California Politics: What wasn’t in the state budget

A man stands at a lectern next to a TV screen.
Gov. Gavin Newsom unveils his 2022-23 budget revision in May.
(Rich Pedroncelli / Associated Press)

So you’ve heard. California has more money than ever.

The budget plan signed by Gov. Gavin Newsom at the end of June hit a historic $307.9 billion and anticipates a record-high surplus.

That includes gas refunds for taxpayers as prices at the pump soar, an expansive reproductive health plan as abortion access is threatened nationwide and new benefits for California’s most vulnerable, including extended tax credits and utility payment support.

But today we’re talking about what’s not in the budget.

I’m Mackenzie Mays, and I cover policy and state government with a focus on equity, poverty and California’s burgeoning wealth gap.

While many are celebrating the state’s explosive revenue — celebrations tempered by an unknown economic future — some lobbyists, advocates and lawmakers in Sacramento are mourning the darlings that were killed.

Kristina Bas Hamilton, who heads a lobbying firm focused on advocacy and labor organizations, tried to get funding in the budget for a new guaranteed income program for high school seniors who are unhoused — legislation spearheaded by state Sen. Dave Cortese (D-San Jose.)

Proponents of the bill asked for $50 million, enough to get $650 monthly payments into the pockets of eligible students for five months as part of the proposed pilot project. But the idea did not survive budget negotiations.


With more money can come more demand and tenser negotiations between the governor and lawmakers about California’s priorities. But that’s better than the alternative, Bas Hamilton said.

“I had the terrible experience of having done a lot of work in the budget during the recession, and I’ll tell you, wrestling a dollar from the Jerry Brown administration during the recession years was like squeezing blood from a stone,” she said. “Now that we have been in flush economic times, it makes it easier, but it’s still generally very difficult.”

Budget season is over, though there’s still a chance for a Hail Mary for the lucky few. The Legislature could make room in the budget by approving new bills when it reconvenes in August — and hope for the governor’s signature.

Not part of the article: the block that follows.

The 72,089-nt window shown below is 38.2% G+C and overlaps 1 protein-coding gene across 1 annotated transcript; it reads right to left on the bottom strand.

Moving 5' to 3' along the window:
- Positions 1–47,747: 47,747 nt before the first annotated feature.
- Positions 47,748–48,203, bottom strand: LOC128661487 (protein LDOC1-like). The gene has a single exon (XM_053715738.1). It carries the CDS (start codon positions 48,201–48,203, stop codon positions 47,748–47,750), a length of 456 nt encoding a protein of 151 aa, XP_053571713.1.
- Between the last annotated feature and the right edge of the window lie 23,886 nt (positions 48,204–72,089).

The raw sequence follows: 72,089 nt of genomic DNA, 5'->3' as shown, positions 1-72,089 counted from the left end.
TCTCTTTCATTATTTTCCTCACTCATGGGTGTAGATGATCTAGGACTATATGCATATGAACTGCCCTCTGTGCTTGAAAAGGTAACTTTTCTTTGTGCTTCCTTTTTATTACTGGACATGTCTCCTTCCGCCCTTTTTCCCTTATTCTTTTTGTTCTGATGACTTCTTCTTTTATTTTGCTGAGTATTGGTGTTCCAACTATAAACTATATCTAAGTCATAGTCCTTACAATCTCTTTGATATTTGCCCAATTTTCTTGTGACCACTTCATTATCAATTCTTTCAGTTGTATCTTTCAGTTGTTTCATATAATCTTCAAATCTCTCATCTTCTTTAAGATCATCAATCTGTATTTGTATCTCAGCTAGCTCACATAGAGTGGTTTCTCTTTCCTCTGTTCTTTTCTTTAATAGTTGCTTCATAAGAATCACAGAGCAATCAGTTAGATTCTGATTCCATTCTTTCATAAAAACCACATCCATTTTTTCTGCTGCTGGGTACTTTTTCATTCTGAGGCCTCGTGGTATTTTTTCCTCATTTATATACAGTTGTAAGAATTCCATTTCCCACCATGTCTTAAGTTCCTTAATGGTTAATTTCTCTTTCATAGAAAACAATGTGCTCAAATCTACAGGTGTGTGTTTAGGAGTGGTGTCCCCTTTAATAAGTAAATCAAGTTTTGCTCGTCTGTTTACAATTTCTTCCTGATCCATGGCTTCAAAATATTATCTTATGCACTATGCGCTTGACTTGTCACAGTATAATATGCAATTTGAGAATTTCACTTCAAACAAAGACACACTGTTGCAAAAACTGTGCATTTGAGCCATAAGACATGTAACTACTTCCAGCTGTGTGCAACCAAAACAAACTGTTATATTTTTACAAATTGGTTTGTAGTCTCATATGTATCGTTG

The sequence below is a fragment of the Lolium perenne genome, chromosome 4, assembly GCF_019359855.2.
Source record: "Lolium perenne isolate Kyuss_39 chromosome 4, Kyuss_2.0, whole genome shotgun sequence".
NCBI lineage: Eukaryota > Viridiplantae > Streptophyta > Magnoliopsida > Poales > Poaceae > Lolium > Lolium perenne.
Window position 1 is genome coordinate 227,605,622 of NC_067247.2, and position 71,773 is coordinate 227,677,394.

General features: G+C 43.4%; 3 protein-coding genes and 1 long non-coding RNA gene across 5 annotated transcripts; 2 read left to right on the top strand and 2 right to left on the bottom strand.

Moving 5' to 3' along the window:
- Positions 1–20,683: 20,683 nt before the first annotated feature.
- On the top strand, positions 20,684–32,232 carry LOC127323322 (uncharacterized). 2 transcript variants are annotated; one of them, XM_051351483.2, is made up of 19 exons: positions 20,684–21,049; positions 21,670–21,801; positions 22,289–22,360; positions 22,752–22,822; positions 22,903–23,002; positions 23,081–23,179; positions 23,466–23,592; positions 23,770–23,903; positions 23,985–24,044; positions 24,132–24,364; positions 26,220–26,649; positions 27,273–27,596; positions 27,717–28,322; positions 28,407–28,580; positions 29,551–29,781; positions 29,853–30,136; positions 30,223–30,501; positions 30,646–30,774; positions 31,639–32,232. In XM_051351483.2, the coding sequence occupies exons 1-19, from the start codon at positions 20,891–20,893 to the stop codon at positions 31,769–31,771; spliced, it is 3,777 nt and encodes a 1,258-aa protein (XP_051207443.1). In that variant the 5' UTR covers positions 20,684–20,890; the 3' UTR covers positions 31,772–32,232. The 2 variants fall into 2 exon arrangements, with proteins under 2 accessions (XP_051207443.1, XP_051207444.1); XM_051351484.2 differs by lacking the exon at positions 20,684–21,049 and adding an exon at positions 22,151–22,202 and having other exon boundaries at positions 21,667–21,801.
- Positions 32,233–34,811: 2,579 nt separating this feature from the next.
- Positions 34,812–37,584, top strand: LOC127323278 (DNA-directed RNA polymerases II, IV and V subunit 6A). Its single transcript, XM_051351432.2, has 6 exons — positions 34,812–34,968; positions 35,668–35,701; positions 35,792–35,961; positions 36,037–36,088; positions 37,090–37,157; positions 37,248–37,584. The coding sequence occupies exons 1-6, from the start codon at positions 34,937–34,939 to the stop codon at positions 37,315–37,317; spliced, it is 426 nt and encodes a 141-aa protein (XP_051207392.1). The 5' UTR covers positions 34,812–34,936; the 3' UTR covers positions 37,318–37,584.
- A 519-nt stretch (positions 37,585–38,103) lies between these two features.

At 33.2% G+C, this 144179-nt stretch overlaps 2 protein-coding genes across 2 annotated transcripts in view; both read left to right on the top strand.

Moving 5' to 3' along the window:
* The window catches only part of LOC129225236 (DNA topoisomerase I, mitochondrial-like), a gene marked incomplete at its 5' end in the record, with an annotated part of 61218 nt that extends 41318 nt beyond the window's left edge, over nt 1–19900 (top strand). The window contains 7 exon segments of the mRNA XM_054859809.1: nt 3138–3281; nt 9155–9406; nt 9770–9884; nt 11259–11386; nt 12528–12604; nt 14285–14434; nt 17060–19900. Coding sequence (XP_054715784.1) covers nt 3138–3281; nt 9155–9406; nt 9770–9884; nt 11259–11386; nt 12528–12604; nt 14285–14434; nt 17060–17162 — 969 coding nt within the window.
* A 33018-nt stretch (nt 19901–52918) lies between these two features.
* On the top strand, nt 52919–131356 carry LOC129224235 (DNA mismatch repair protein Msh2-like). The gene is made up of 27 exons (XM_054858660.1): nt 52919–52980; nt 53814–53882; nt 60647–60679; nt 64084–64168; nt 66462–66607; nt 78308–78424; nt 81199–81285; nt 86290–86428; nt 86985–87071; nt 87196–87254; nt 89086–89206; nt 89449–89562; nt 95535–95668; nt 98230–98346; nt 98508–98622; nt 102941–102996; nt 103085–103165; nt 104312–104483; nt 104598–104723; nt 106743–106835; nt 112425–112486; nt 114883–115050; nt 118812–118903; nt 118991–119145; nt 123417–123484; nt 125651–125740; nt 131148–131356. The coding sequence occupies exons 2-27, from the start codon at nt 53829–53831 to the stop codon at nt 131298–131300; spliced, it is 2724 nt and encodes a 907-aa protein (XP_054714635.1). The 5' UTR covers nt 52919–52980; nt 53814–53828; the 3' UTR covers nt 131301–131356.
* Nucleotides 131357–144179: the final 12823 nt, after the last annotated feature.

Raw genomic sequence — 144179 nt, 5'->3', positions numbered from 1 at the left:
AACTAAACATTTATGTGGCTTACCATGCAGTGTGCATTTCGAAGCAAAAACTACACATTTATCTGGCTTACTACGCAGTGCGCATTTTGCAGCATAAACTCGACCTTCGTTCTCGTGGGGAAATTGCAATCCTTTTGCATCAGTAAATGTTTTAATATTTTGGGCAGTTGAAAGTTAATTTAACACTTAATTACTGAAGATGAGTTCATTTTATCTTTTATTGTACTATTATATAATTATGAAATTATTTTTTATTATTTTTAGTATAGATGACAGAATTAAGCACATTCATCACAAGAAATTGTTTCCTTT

Lobbyists like Bas Hamilton are already preparing for the next budget, when the process will start all over again in January.

Here are some of the initiatives that didn’t make the cut this fiscal year:

Health equity and racial justice fund

For the second year in a row, an effort to create a state fund focused on health equity and racial justice has failed.

While the Senate and Assembly proposed $75 million in ongoing annual funding for a new Health Equity and Racial Justice Fund, there is no such funding in the final version of the budget signed by the governor.


The funding would have been used to assist local organizations and clinics in tackling a slew of health disparities and increase access to care while also focusing on contributing factors such as employment, transportation and criminal justice.

As my colleague Marissa Evans reported, proponents of the program criticized Newsom for not championing the fund. Without it,
disproportionate health problems will continue to exist for communities of color and force them to compete for access to much needed aid, advocates said.

H.D. Palmer, spokesperson for Newsom’s Department of Finance, pointed to $300 million in the budget to support the Department of Public Health and local health jurisdictions as a way the state is tackling the problem. That budget plan “provides funding that will continue progress” on the equity issue, he said, including a focus on social determinants of health like race and poverty.

Help for counties to administer benefits

While the budget boosts the funding and reach of some government assistance programs, counties that administer those benefits have been ringing alarms about an inability to keep up with demand.

County offices in charge of distributing monthly food benefits to low-income Californians say they are understaffed and overwhelmed, which has led to delays in services and longer wait times for those in need.

This year, a program leader in Marin County told me that she maintains a 16% to 20% staff vacancy rate there while applications for CalFresh services increased by 70% between 2017 and 2021.